I didn’t know I had so much in common with Moby! In this new essay he wrote for Rolling Stone, almost every word that comes from his mouth could come from mine! He is speaking about his veganism and I can deeply relate to everything he says.
From the moment he was born, he has been surrounded by animals and loved them: ‘In the picture I’m looking up at the four animals and they’re looking down at me. I look pretty contented, and they look pretty contented. And I’m pretty sure that at this moment the neurons in my limbic system hard-wired themselves in a way that established that animals were benign and great’ he says describing a picture of himself as a baby. ‘As I got older my mom and I went through a revolving door of suburban pets. The menagerie, over 15 years or so, included: four dogs, 12 cats, about 1,000 baby mice, an iguana, three gerbils, a hamster and a little snake.’ I know the feeling as I have always lived with animals too. He also talked about his cat Tucker that he found in a box when he was very young and barely alive, and about the epiphany he got at 19 while sitting with him enjoying the sun: ‘I love this cat. I would do anything to protect him and make him happy and keep him from harm. He has four legs and two eyes and an amazing brain and an incredibly rich emotional life. I would never in a trillion years think of hurting this cat. So why am I eating other animals who have four (or two) legs, two eyes, amazing brains, and rich emotional lives?’
I got the exact same thought one day. Moby became vegetarian at this precise moment, and I would say I became one when I was in my early 20s, realizing it was very weird and wrong to eat animals. And it was quite sudden too, I clearly remember, I was eating a piece of fish and did suddenly see the complete animal in my plate and decided it was the last time I would eat flesh. What happens in the brain at this precise moment is bizarre but I guess you can call that a revelation, the closest I will ever have to a religious experience.
‘My reason for becoming a vegetarian was simple: I loved (and love) animals and I don’t want to be involved in anything that leads to or contributes to their suffering. At first this led me to give up beef and chicken. Then fish (if you’ve ever spent time with fish you realize pretty quickly that they feel pain and are much happier not being hooked or speared or netted)’ continues Moby. Then he talks about this recent awareness about animal farming and its atrocity, and his decision to become a vegan. Moby is well informed like all people who embrace this lifestyle, he is aware of the consequences on the environment and health. ‘As time has passed, my veganism has been reinforced by learning about health and climate change and the environment. I found that eating meat and dairy and eggs are to a very large extent responsible for people developing diabetes, heart disease and cancer. I found out that commercial animal production was responsible for 18 percent of climate change (more than every car, bus, truck, boat, and plane combined). I found out that producing a pound of soybeans requires 200 gallons of water but that producing a pound of beef requires 1,800 gallons of water. I found out that a leading cause of tropical deforestation is cutting down trees to create grazing land for livestock. And I found out that most of zoonotic diseases (SARS, mad cow disease, bird flu, etc.) are the result of animal agriculture. And as a clincher: I also found out that eating a high fat, animal product-based diet can be a leading cause of impotence (as if I didn’t need more reasons to be a vegan).’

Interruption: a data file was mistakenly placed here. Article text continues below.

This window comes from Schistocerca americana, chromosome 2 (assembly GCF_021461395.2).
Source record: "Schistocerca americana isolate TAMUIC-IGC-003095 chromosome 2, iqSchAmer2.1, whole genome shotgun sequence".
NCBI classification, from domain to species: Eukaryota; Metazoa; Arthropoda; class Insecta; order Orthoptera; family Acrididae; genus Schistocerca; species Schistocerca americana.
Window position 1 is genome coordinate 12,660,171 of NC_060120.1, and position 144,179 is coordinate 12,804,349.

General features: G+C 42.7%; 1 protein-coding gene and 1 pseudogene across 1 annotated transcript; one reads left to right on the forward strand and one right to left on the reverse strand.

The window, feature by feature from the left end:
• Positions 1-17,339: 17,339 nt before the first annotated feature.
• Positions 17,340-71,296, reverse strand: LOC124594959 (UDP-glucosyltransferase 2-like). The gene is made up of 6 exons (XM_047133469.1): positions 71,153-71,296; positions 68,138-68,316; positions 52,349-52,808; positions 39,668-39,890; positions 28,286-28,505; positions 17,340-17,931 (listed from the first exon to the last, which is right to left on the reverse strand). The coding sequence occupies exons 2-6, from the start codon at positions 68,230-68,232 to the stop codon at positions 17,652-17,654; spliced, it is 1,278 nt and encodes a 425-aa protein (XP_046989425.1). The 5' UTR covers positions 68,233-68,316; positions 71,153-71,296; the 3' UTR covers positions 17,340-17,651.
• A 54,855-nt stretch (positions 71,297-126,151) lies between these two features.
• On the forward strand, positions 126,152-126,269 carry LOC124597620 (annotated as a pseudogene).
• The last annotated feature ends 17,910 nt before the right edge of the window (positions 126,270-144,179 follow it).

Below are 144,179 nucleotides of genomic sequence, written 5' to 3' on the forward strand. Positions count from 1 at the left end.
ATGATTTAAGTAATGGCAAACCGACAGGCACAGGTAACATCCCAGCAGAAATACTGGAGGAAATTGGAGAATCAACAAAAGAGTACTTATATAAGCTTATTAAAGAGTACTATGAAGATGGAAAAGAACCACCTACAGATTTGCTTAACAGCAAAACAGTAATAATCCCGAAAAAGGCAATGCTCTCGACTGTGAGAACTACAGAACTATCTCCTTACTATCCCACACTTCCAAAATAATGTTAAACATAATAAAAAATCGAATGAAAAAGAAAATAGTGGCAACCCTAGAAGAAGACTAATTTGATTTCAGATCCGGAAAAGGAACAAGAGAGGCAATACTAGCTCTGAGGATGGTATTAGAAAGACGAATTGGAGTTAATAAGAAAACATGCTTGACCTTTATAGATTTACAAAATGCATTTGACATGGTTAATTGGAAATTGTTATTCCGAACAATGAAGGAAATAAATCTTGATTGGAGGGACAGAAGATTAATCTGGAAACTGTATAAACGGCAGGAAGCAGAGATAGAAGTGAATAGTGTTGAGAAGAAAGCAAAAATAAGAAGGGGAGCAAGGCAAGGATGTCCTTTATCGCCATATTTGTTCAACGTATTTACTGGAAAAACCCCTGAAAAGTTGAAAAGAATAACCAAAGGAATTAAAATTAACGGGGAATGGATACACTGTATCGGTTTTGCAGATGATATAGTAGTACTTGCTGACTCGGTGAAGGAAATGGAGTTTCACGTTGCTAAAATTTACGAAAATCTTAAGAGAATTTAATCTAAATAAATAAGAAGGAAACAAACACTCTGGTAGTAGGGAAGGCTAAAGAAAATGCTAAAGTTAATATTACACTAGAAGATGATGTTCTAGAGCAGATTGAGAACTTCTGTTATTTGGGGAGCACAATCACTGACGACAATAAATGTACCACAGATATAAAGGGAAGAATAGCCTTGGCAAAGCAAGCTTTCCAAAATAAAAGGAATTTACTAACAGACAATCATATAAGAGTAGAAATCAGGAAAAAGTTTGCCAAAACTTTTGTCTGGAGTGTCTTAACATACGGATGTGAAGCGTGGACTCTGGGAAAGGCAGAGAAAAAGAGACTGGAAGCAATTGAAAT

Amen to this! So few people make the link between vegetarianism/veganism and environment, although this is so essential! Basically Moby’s essay exposes the reasons why he became a vegan, it’s not preachy at all, even respectful of others’ opinions: ‘To be clear: Just because I’m a vegan I’m not saying you should be a vegan. It would be ironic if I refused to force my will on animals but was all too happy forcing my will on humans.’ He is just encouraging people to get informed and this is why I applause him!
There is such a long list of vegetarian/vegan musicians from Paul McCartney and George Harrison to Jeff Beck, Alanis Morissette, Chrissie Hynde, Prince, K.D. Lang, Morrissey, Thom Yorke, Bryan Adams, Yoko Ono, Eddie Vedder, Joan Jett, Conor Oberst, Johnny Marr, Fiona Apple just to name a few, that I have a always wonder whether there was a link between this type of diet and a sensibility that comes with the ability to create. Moby’s essay in Rolling Stone is just great, unpretentious, non preachy, and even courageous. I have witnessed in the past so much ignorance and disdain for my life style, that I believe it bothers many people when I say I don’t eat meat…. Why? May be because people don’t like to question the morality of their lifestyle. But behind their arrogance of Homo sapiens, their assurance of being the dominant species which has the right to kill other species and destroy the planet, they probably feel guilty.
Creem – America’s Only Rock ‘n’ Roll Magazine, Reviewed Issue By Issue – September 1985 (Volume 17, Number 4)
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